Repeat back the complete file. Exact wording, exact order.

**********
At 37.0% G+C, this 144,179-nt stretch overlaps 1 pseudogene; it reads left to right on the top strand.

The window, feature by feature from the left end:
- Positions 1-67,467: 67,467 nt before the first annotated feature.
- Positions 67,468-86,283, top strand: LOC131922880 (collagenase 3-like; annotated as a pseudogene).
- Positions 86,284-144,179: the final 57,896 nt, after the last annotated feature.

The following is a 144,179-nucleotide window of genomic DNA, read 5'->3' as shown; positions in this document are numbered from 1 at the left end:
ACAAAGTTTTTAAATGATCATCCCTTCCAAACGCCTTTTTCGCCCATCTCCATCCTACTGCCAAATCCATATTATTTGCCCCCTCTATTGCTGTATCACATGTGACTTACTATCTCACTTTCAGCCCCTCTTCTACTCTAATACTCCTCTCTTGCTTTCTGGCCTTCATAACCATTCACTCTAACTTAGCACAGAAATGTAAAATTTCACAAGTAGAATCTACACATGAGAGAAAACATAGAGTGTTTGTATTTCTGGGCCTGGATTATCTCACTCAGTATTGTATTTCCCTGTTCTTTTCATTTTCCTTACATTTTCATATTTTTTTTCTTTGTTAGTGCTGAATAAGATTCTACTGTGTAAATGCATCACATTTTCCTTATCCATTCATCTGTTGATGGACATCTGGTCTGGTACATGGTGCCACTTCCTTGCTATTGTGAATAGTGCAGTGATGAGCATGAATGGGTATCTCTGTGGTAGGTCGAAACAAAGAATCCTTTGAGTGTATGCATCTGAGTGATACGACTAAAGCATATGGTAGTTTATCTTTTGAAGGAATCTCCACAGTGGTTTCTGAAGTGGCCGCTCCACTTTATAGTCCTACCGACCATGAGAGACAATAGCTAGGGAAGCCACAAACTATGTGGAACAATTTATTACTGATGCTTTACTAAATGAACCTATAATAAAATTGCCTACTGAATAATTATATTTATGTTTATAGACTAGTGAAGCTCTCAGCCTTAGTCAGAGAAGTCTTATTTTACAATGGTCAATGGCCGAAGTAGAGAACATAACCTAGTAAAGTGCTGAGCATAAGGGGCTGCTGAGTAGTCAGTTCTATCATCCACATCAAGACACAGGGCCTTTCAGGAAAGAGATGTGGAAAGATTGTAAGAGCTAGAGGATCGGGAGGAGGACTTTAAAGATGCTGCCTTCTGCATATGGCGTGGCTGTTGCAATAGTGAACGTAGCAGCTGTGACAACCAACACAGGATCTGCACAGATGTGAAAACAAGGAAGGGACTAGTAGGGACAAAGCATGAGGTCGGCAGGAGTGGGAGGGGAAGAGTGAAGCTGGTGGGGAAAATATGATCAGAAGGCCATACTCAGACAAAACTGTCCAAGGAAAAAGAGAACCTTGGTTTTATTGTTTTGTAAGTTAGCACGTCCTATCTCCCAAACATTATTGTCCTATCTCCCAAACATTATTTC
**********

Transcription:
At 37.0% G+C, this 144,179-nt stretch overlaps 1 pseudogene; it reads left to right on the top strand.

The window, feature by feature from the left end:
- Positions 1-67,467: 67,467 nt before the first annotated feature.
- Positions 67,468-86,283, top strand: LOC131922880 (collagenase 3-like; annotated as a pseudogene).
- Positions 86,284-144,179: the final 57,896 nt, after the last annotated feature.

The following is a 144,179-nucleotide window of genomic DNA, read 5'->3' as shown; positions in this document are numbered from 1 at the left end:
ACAAAGTTTTTAAATGATCATCCCTTCCAAACGCCTTTTTCGCCCATCTCCATCCTACTGCCAAATCCATATTATTTGCCCCCTCTATTGCTGTATCACATGTGACTTACTATCTCACTTTCAGCCCCTCTTCTACTCTAATACTCCTCTCTTGCTTTCTGGCCTTCATAACCATTCACTCTAACTTAGCACAGAAATGTAAAATTTCACAAGTAGAATCTACACATGAGAGAAAACATAGAGTGTTTGTATTTCTGGGCCTGGATTATCTCACTCAGTATTGTATTTCCCTGTTCTTTTCATTTTCCTTACATTTTCATATTTTTTTTCTTTGTTAGTGCTGAATAAGATTCTACTGTGTAAATGCATCACATTTTCCTTATCCATTCATCTGTTGATGGACATCTGGTCTGGTACATGGTGCCACTTCCTTGCTATTGTGAATAGTGCAGTGATGAGCATGAATGGGTATCTCTGTGGTAGGTCGAAACAAAGAATCCTTTGAGTGTATGCATCTGAGTGATACGACTAAAGCATATGGTAGTTTATCTTTTGAAGGAATCTCCACAGTGGTTTCTGAAGTGGCCGCTCCACTTTATAGTCCTACCGACCATGAGAGACAATAGCTAGGGAAGCCACAAACTATGTGGAACAATTTATTACTGATGCTTTACTAAATGAACCTATAATAAAATTGCCTACTGAATAATTATATTTATGTTTATAGACTAGTGAAGCTCTCAGCCTTAGTCAGAGAAGTCTTATTTTACAATGGTCAATGGCCGAAGTAGAGAACATAACCTAGTAAAGTGCTGAGCATAAGGGGCTGCTGAGTAGTCAGTTCTATCATCCACATCAAGACACAGGGCCTTTCAGGAAAGAGATGTGGAAAGATTGTAAGAGCTAGAGGATCGGGAGGAGGACTTTAAAGATGCTGCCTTCTGCATATGGCGTGGCTGTTGCAATAGTGAACGTAGCAGCTGTGACAACCAACACAGGATCTGCACAGATGTGAAAACAAGGAAGGGACTAGTAGGGACAAAGCATGAGGTCGGCAGGAGTGGGAGGGGAAGAGTGAAGCTGGTGGGGAAAATATGATCAGAAGGCCATACTCAGACAAAACTGTCCAAGGAAAAAGAGAACCTTGGTTTTATTGTTTTGTAAGTTAGCACGTCCTATCTCCCAAACATTATTGTCCTATCTCCCAAACATTATTTC